Category Archive: Marketing

Open or Closed: Experiencing (Social) Technology

open_closed_doorOpen.  Or Closed.

This has become a big question for web technology.  Opening up your source or API to the public can reap huge dividends.  Just look at Twitter and all the news and apps and traffic it has.  (It also has great content, but let’s have that as a given.)  Closing your source or API can have quality control benefits and keeps your tech where you want it.  Think Apple and their secrecy.  Great innovations.  Pros and cons on both sides.

For me, I’m more on the open side.  Here’s my take.

Using my Twitter example, its growth has shot up in recent months.  Personally, I think it is because of its openness.  You could use any number of apps to use Twitter.  You can control your experience.  If you like the web version, use that.  If you like an app, use that.  Switch as you feel led.

Now, I’m not sure being totally open all of the time is the way to go.  Apple obviously is doing okay, and they keep a tight lid on their advancements.  The iPhone, the iPod, iTunes, and (oh yeah) their great computers.  They do open their code up so people can create programs to use on their hardware (the App Store, Objective-C, Cocoa, etc).

So, what do you think?  Open or Closed?  Or Both?  Or some better way?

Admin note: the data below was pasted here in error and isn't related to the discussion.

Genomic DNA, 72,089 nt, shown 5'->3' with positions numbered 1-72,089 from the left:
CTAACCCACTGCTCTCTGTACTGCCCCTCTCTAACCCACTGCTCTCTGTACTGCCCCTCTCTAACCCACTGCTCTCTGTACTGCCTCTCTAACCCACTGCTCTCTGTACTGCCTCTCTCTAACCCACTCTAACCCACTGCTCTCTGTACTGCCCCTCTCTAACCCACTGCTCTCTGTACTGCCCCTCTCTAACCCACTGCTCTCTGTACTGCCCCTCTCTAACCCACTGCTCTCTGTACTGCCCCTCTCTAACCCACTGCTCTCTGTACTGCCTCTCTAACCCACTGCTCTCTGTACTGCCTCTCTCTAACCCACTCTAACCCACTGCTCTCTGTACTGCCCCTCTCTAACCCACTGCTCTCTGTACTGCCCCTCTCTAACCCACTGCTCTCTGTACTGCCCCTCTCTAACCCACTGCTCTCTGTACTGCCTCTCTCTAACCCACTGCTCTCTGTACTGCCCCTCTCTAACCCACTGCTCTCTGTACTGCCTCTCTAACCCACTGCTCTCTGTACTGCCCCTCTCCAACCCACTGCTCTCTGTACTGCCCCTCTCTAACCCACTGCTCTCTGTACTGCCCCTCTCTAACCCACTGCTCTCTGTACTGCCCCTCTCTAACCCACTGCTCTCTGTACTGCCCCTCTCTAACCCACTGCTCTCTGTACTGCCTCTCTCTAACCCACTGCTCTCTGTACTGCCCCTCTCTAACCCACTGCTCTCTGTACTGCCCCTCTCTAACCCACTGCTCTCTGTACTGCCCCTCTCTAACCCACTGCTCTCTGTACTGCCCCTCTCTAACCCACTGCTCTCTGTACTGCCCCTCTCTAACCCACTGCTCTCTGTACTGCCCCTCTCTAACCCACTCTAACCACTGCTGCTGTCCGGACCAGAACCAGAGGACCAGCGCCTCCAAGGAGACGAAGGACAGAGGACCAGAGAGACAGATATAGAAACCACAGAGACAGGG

How Do You Consume Online Media?


With all the means to get news, blog posts, and almost anything else on the web, which tools do you use?  How efficient are they?  Could they work better?

I was inspired by this post to think about my subscription practices, and I’ve found they could use some work.  For my RSS feeds, I use Google Reader.  I love it.  But the number of articles per day has grown beyond what I can read everyday.  What the above article suggested was to use email subscriptions for your must-read feeds.  This would act as a filter and let you spend less time checking your feed reader.  Cool.

So, my mind is taking that idea one step further.  I find that for the few sites I frequent daily, I end up just checking their actual website.  Why?  Well, I comment on the posts.  To do that, I have to be on their site.  So why go through the RSS middleman?  I did subscribe by email to these sites to see if it helped me at all.  I think it has, at least a little.

I’ve found that I will probably end up with three categories of “feeds.”

  1. A-list feeds that I just go to their site, but will also have some subscription to alert me (probably email and/or Twitter),
  2. A-list feeds that I really like, but I don’t generally comment on or frequent the site, so I’ll get an email subscription,
  3. Other feeds that I like enough to subscribe too, but that I just consume.

Of course, the feeds are always in flux.  If I really start liking a feed in the third category, I’ll jump it somewhere above.

So what’s your way?  Any cool tools you use to make it easier?

The Power of the Story

Consider this scene: